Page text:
£7.99
Out of stock!

The 2nd in the archival cassette releases from Industrial Coast, following on that killer Evil Roger tape, with this next rarity from TSM.

Luv to our friend Steve up north, aka the Industrial Coast powerhouse, for sorting us out with a handful of these – quite possibly the last copies on earth, and as you probably already know if you’ve been checking this fully DIY label, once they’re gone – that’ll be it, these tapes are for cassette-player consumption, live & direct from the speaker to your ears.

The back story:

Big Si aka Sci-Fi aka TSM (known to his mates locally as ‘The Sausage Man’) is a bloke who worked as a delivery driver for a pork processing plant in Southampton throughout the 1990s by day, and by night was a sonic scientist experimenting with making and recording DIY noise in his cheap bedsit, having read about and become obsessed with Japanese noise (also known as Japanoise ジャパノイズ, Japanoizu ((from Wikipedia)) via reading The Wire and sending off cheques for CDs by the likes of Masonna, Merzbow, PAIN JERK, K2, Hijōkaidan, Incapacitants from the mailer order part of the magazines adds section. He also says he built up his collection by swapping many home dubbed cassettes via a self-built (now many decades lost) mail order network of like minded collectors from distant cities and far away friends he met at industrial, noise and jungle nights in and around Southampton at the time and while on record buying/hunting trips on weekends away across the UK and as far into Europe as his wage at the time would take him.

Big Si aka Sci-Fi (in)famously claims (unverified by ourselves) to have been fired from the pork processing plant after the company received a court order for a ton of unpaid parking fines for tickets he received after hijacking the sausage van during the long hot summer night of the 13th July 1995 to drive up to London for the Blast First night Disobey at the Garage in Highbury, North London to catch Merzbow playing live (a set that was recorded and released on CD via Blast First under the title ‘Noizhead’). Having seen our archival release ‘1981 Electronics’ by Evil Roger, he got in touch and wanted to share his archive of homemade DIY noise recordings in the off-chance there might be room for his own archival release. Having pulled out the very best 10 tracks from a vast archive that ranges from 30 second long bursts of static to longer stoned drone-outs the tracks presented here in a way are his debut album (despite the tracks being composed almost three decades ago).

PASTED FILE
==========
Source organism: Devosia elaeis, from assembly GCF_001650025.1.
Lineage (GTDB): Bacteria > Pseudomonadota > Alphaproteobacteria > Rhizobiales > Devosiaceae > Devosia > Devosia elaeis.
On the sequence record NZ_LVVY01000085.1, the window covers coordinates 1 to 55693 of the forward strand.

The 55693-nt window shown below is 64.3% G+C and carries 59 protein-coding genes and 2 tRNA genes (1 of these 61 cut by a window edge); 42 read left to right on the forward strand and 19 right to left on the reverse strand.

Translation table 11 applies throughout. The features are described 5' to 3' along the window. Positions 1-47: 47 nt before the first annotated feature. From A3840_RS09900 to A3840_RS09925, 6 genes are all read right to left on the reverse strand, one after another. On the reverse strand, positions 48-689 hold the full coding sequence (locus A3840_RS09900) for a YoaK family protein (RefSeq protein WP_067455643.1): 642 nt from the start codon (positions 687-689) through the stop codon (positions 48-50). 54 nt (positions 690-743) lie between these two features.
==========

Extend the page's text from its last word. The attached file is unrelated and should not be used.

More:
At the request of Big Si aka Sci-Fi each track has been named after a much loved album he was obsessed with having scored the CD or received a home-dubbed cassette copy in the post from a distant contact during the years 1990 to 1999, a decade that he says massively inspired in spirit and in sound his DIY experiments with making noise (or a racket as his neighbours apprently called it). He asked us to warn any purists reading and listening that the echos of the hardcore, jungle and drum & bass sounds evolving within the decade these recordings date from may make it not strictly just a ‘noise’ album. Si feels that the use of vinyl ripped breakbeats provided manic juggernaut drum patterns that he thought might ‘bulk it up a bit’.

Fast forward to the present day and with his musical interests having long since moved beyond the noise and the Japanoise ジャパノイズ, Japanoiz sound that so heavily inspired his experiments, and his life now revolving around a standard 9 to 5 corporate job (he wishes to use only his first, ‘artist’ and nicknames to hide his true identity incase anyone reading this knows or works with him) ‘TSM – NOISE-HEAD – Lowest Form Home Recordings 1990 – 1999’ is essentially something of a historical document, an unknown time capsule from a by-gone era when underground mail-order noise enthusiasts and bedroom metal machine music makers were given the instruction manual to really let loose and get lost within the ideas and inspirations of the harsher end of the 1990s underground DIY sound”

Cassette only, edition of 50.
No digital. No repress
C30. Jcard. Labelling to side A & B. Postcard art. Presentation envelope

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